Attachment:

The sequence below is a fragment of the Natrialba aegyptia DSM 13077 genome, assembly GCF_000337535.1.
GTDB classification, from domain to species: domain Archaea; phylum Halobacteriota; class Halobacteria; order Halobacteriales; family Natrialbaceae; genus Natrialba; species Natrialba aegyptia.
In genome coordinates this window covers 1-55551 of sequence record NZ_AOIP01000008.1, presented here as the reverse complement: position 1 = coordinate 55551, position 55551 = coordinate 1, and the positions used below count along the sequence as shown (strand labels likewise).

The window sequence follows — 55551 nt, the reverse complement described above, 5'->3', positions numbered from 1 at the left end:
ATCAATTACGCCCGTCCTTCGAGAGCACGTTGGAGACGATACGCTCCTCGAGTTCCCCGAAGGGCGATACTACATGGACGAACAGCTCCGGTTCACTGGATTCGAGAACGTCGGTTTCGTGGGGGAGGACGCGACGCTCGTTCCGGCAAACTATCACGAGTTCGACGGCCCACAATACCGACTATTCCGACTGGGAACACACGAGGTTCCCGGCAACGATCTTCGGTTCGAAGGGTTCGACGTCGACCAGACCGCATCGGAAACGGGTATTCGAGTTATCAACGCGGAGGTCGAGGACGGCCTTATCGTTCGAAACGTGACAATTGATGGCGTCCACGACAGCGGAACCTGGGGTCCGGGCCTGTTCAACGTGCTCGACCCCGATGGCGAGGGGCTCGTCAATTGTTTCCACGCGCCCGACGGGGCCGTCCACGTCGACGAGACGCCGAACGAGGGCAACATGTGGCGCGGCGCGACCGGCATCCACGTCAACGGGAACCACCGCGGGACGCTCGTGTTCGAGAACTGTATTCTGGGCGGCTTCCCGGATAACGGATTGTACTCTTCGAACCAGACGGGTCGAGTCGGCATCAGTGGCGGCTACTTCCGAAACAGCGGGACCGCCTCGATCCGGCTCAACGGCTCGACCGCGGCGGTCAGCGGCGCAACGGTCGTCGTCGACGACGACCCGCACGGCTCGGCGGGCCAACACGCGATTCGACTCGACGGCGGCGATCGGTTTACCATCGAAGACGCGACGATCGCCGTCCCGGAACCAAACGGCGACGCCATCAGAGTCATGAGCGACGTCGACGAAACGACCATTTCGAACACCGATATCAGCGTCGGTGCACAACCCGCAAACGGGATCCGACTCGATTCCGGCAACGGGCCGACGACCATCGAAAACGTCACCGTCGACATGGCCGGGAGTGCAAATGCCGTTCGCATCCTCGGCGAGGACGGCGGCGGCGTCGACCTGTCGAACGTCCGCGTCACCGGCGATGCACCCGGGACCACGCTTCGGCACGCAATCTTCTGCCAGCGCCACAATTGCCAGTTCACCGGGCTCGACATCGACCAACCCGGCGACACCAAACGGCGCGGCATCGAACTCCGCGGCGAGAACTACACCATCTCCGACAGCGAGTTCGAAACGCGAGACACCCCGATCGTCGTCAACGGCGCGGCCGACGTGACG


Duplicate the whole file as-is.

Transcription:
The sequence below is a fragment of the Natrialba aegyptia DSM 13077 genome, assembly GCF_000337535.1.
GTDB classification, from domain to species: domain Archaea; phylum Halobacteriota; class Halobacteria; order Halobacteriales; family Natrialbaceae; genus Natrialba; species Natrialba aegyptia.
In genome coordinates this window covers 1-55551 of sequence record NZ_AOIP01000008.1, presented here as the reverse complement: position 1 = coordinate 55551, position 55551 = coordinate 1, and the positions used below count along the sequence as shown (strand labels likewise).

The window sequence follows — 55551 nt, the reverse complement described above, 5'->3', positions numbered from 1 at the left end:
ATCAATTACGCCCGTCCTTCGAGAGCACGTTGGAGACGATACGCTCCTCGAGTTCCCCGAAGGGCGATACTACATGGACGAACAGCTCCGGTTCACTGGATTCGAGAACGTCGGTTTCGTGGGGGAGGACGCGACGCTCGTTCCGGCAAACTATCACGAGTTCGACGGCCCACAATACCGACTATTCCGACTGGGAACACACGAGGTTCCCGGCAACGATCTTCGGTTCGAAGGGTTCGACGTCGACCAGACCGCATCGGAAACGGGTATTCGAGTTATCAACGCGGAGGTCGAGGACGGCCTTATCGTTCGAAACGTGACAATTGATGGCGTCCACGACAGCGGAACCTGGGGTCCGGGCCTGTTCAACGTGCTCGACCCCGATGGCGAGGGGCTCGTCAATTGTTTCCACGCGCCCGACGGGGCCGTCCACGTCGACGAGACGCCGAACGAGGGCAACATGTGGCGCGGCGCGACCGGCATCCACGTCAACGGGAACCACCGCGGGACGCTCGTGTTCGAGAACTGTATTCTGGGCGGCTTCCCGGATAACGGATTGTACTCTTCGAACCAGACGGGTCGAGTCGGCATCAGTGGCGGCTACTTCCGAAACAGCGGGACCGCCTCGATCCGGCTCAACGGCTCGACCGCGGCGGTCAGCGGCGCAACGGTCGTCGTCGACGACGACCCGCACGGCTCGGCGGGCCAACACGCGATTCGACTCGACGGCGGCGATCGGTTTACCATCGAAGACGCGACGATCGCCGTCCCGGAACCAAACGGCGACGCCATCAGAGTCATGAGCGACGTCGACGAAACGACCATTTCGAACACCGATATCAGCGTCGGTGCACAACCCGCAAACGGGATCCGACTCGATTCCGGCAACGGGCCGACGACCATCGAAAACGTCACCGTCGACATGGCCGGGAGTGCAAATGCCGTTCGCATCCTCGGCGAGGACGGCGGCGGCGTCGACCTGTCGAACGTCCGCGTCACCGGCGATGCACCCGGGACCACGCTTCGGCACGCAATCTTCTGCCAGCGCCACAATTGCCAGTTCACCGGGCTCGACATCGACCAACCCGGCGACACCAAACGGCGCGGCATCGAACTCCGCGGCGAGAACTACACCATCTCCGACAGCGAGTTCGAAACGCGAGACACCCCGATCGTCGTCAACGGCGCGGCCGACGTGACG